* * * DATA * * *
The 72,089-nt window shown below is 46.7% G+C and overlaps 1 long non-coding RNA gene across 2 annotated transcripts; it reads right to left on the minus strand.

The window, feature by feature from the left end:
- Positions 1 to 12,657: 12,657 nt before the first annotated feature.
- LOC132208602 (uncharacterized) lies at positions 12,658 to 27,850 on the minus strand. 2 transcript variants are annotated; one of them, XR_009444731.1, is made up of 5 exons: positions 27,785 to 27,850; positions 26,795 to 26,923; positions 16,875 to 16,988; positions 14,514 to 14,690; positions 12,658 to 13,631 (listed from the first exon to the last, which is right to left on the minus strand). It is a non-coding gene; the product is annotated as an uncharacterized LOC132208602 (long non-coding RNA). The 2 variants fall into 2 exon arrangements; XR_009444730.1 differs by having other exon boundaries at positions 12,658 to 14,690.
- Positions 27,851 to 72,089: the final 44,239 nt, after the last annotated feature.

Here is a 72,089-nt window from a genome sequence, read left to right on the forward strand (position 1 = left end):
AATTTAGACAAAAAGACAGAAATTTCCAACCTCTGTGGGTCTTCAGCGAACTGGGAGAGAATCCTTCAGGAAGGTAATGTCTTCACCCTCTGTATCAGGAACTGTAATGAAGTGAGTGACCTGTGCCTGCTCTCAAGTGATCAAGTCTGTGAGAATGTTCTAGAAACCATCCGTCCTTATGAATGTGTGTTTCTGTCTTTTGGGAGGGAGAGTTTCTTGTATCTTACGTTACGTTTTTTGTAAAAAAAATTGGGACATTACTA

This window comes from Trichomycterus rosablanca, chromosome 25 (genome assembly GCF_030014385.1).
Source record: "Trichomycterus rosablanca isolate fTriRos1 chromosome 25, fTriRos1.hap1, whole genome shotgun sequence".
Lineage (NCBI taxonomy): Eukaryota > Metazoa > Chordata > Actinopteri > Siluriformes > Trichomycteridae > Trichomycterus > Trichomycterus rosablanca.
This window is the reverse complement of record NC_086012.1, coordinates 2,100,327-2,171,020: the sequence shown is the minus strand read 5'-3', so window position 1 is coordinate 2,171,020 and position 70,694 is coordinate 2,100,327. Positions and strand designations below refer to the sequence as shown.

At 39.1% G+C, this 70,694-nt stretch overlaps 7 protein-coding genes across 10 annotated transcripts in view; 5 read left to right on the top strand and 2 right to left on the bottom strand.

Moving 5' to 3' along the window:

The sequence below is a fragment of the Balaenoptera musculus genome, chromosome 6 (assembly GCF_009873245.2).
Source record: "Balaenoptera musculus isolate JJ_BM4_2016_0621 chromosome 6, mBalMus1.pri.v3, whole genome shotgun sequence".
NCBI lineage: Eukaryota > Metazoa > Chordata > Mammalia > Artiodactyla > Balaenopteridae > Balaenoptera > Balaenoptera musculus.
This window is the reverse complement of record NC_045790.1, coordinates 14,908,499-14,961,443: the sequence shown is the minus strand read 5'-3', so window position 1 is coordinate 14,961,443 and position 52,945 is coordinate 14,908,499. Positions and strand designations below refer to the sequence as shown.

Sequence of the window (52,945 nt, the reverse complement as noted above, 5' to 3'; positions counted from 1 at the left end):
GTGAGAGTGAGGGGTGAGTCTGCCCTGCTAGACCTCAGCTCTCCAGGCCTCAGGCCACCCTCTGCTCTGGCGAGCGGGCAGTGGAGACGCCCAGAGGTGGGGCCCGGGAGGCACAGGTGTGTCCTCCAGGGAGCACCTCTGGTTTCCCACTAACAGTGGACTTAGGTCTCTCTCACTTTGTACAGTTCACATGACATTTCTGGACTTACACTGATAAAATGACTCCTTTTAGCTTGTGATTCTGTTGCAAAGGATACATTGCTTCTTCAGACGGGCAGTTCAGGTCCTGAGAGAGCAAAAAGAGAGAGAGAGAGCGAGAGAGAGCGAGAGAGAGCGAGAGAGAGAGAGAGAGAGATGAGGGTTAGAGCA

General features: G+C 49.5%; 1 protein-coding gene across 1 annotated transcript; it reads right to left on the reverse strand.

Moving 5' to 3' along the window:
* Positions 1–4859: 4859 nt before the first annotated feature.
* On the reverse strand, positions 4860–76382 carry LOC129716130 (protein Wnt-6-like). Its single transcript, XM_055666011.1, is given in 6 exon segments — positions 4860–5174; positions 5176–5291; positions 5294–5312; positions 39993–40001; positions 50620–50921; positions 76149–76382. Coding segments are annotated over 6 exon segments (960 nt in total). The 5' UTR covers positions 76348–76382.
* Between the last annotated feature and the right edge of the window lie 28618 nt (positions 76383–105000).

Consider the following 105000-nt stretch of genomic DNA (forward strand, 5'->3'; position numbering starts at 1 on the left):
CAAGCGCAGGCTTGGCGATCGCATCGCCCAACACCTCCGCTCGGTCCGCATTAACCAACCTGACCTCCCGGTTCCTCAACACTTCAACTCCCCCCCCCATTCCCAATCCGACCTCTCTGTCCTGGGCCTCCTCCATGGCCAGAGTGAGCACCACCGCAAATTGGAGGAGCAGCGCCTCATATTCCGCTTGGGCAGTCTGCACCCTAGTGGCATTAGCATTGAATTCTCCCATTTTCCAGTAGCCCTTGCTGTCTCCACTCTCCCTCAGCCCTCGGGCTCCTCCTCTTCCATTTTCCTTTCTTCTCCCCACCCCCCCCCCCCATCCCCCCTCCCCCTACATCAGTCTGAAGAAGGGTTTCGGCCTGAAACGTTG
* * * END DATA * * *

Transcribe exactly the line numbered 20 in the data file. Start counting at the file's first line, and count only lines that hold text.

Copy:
General features: G+C 49.5%; 1 protein-coding gene across 1 annotated transcript; it reads right to left on the reverse strand.